As we continue to deal with the significant challenges presented by the pandemic, it is important that we consider the immediate and future impacts that it will have on the various sectors of our society. In this article we will focus on Not-for-Profits (“NFPs”).


While the boards of many NFPs follow a traditional governance model where they provide mainly oversight, the unique and far-reaching situation caused by COVID-19 may require boards to become more actively involved in the planning and operations of the NFP. This should of course be done in consultation with the NFP’s chief executive officer or executive director. The reality is that most NFPs do not have an abundance of staff and the staff that they do have is very likely dedicated to dealing with the day-to-day demands with the pandemic.


Board members or other volunteers, including former board members, can provide particular skills and capacity at this time to assist the NFP in carrying out its mission and ensuring that the NFP will be able to address current requirements and remain sustainable into the future.


First and foremost, the duty of any organization is to protect the health and well-being of its staff and the people it serves. If the NFP must have direct contact with the public during this time, all directions and recommendations of government and public health authorities must be strictly adhered to with respect to social distancing and other restrictions for the protection of everyone involved. Consideration should also be given to whether any form of job security can be offered to employees perhaps in conjunction with government programs that may be available to NFPs. The Pitblado COVID-19 Resource Page includes articles for employers and the potential availability of subsidies e.g. COVID-19 Quick Guide for Employers; and Canada Emergency Wage Subsidy.


Once there is confidence that the NFP can function in a safe manner, the focus should be on what the priorities of the NFP should be during this time period with the available resources both human and financial. An assessment should be made whether the demands on the NFP are likely to increase or change as a result of COVID-19 and its downstream effects.


If the NFP is dependent on external financial resources, and most are, a plan needs to be considered as to how those can be continued and even enhanced. In this regard, assistance from the board can be crucial. Is it appropriate and timely to approach current or potential new donors and/or are grants available from government or private organizations? If the NFP has an endowment or restricted funds, is this the time to access those funds? An NFP with external investments should consider whether the investment policy statement or portfolio is appropriate given the current market conditions.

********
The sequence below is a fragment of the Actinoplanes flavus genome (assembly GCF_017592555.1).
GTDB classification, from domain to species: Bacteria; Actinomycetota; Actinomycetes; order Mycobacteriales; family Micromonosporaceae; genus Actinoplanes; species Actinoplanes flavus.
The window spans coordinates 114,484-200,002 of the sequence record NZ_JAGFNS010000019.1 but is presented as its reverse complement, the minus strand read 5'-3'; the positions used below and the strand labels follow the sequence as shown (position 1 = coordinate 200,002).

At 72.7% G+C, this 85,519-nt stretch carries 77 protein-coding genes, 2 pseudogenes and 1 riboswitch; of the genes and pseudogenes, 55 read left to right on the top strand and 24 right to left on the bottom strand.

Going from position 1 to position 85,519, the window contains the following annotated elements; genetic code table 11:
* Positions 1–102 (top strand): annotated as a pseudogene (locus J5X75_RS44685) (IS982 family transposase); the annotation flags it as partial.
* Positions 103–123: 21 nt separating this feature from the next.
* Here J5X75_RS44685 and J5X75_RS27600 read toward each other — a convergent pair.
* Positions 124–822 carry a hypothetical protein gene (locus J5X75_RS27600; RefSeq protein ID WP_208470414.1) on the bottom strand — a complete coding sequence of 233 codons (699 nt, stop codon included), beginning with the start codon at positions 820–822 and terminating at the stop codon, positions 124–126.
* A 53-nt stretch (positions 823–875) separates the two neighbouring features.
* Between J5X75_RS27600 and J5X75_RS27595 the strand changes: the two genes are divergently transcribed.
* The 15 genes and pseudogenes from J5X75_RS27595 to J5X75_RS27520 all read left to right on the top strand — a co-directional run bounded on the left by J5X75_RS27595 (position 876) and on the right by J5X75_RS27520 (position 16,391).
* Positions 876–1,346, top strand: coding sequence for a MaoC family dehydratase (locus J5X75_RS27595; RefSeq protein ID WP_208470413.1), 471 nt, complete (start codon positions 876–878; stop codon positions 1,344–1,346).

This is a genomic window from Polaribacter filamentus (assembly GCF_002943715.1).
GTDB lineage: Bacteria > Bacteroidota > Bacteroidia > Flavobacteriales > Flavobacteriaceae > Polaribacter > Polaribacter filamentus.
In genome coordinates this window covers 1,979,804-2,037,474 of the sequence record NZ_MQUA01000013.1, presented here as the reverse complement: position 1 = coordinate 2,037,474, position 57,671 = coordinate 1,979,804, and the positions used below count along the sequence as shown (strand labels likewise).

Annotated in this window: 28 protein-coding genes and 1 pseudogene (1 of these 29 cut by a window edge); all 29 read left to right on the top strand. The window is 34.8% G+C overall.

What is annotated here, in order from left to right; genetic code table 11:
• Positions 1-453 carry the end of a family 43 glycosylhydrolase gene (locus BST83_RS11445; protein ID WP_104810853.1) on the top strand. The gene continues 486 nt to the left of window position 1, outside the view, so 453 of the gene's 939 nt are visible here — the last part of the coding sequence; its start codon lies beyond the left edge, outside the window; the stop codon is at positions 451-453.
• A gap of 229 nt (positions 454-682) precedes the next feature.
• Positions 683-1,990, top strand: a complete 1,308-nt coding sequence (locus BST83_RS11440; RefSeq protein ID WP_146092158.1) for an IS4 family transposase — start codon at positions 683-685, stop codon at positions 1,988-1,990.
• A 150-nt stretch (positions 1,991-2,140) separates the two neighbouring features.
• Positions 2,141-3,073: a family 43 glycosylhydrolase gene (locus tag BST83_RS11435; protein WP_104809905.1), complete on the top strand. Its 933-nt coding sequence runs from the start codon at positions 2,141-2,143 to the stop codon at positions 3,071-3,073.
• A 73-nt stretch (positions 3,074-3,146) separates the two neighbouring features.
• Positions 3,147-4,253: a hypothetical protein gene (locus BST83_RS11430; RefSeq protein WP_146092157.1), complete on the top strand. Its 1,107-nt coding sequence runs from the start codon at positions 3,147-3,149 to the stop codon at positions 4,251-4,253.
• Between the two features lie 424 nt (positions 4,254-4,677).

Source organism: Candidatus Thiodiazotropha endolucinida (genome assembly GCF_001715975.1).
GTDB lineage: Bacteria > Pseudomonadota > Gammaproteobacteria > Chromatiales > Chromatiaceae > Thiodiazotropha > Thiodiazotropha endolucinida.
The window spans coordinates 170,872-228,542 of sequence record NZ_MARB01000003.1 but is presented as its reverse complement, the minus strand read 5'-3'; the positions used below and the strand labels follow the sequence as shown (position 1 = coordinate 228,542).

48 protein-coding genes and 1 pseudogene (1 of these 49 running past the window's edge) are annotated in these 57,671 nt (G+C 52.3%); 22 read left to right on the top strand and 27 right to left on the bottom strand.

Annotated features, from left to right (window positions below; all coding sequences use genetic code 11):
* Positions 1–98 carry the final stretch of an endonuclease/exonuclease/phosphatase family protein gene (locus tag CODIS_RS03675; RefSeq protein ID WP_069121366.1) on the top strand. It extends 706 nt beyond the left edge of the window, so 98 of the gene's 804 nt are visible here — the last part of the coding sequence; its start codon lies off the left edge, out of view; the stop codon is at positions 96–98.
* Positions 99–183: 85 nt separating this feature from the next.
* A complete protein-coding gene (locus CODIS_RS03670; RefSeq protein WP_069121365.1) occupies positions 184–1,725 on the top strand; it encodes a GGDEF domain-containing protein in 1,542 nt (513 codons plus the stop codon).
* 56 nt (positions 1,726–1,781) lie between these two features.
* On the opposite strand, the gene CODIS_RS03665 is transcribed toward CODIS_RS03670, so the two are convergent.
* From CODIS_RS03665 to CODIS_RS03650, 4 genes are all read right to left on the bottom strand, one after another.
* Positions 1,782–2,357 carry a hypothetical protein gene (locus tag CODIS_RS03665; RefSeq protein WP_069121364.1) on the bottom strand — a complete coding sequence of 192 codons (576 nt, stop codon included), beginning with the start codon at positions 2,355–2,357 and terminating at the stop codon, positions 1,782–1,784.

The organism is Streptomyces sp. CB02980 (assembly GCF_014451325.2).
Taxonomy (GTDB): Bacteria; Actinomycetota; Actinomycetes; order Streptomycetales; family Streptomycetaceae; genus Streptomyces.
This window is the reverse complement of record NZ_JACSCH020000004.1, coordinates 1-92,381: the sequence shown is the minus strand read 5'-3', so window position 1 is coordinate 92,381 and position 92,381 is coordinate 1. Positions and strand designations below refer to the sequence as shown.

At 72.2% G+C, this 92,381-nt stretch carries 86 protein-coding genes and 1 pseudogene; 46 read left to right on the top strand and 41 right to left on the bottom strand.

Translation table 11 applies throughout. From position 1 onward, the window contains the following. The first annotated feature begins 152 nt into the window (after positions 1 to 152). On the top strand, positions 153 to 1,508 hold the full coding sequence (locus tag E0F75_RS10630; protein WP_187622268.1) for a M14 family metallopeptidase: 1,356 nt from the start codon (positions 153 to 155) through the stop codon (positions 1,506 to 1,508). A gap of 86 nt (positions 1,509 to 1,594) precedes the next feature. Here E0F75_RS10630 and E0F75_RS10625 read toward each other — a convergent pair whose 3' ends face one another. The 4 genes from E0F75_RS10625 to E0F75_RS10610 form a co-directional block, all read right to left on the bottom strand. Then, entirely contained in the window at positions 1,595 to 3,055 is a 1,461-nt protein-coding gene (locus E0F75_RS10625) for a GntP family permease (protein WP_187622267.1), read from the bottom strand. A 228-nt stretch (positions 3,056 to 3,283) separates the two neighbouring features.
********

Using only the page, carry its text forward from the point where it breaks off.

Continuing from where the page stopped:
The reality is that there may be a shortage of financial resources available to the NFP and it may be necessary to review which programs are core to the NFP. Some programs may have to be put in abeyance pending a return to normal operations and a resumption of funding.


A robust communication plan will assist the NFP in keeping its various stakeholders informed and enable the NFP to call on those stakeholders for support. There should be an approval process for communications and clear guidance on use of social media. If the NFP does not have processes or guidelines, these should be developed quickly.


Consideration should be given as to whether Annual General Meetings or Board Meetings should be postponed.  On May 14, 2020, an Order was made under The Emergency Measures Act (Manitoba) regarding the holding of meetings including for corporations under The Corporations Act. The Order permits meetings to be held “virtually” through electronic means even if the organization’s by-laws do not provide for “virtual” meetings or explicitly excludes them. There are various requirements that must be met including provision of notice to everyone entitled to attend the meeting and facilitating their participation at the meeting. The Order also permits an organization that is required to hold an annual meeting between March 31, 2020 and September 1, 2020 to extend the time for the holding of that annual meeting to no later than September 30, 2020. This Order is in effect until September 30, 2020 unless it is revoked sooner.


On March 28th, the Canadian Government extended the filing deadline for the Registered Charity Information Return until December 31, 2020 for those charities that have a filing deadline between March 18th and December 31st, 2020.


Once there is a return to relatively normal operations the NFP should conduct a review of the effectiveness of its business continuity and crisis management plans and consider whether any changes are desirable. According to public health authorities, it is possible that future waves of pandemic could occur and NFPs should take steps to prepare for such an unfortunate development.


A review of the NFP’s strategic plan should also be conducted to determine if it is necessary to update the plan in view of changed assumptions, resources, mandates or priorities.


This is clearly a dynamic situation that requires creative and compassionate thinking, two skills that most NFPs have in abundance.


Please do not hesitate to contact your relationship partner or lawyer if you have any questions or if we can be of assistance in guiding you through these new challenges.


This article was prepared by:

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This article represents general information and is not legal advice. Please contact us if you would like legal advice that is tailored to your particular circumstances. We would be happy to help.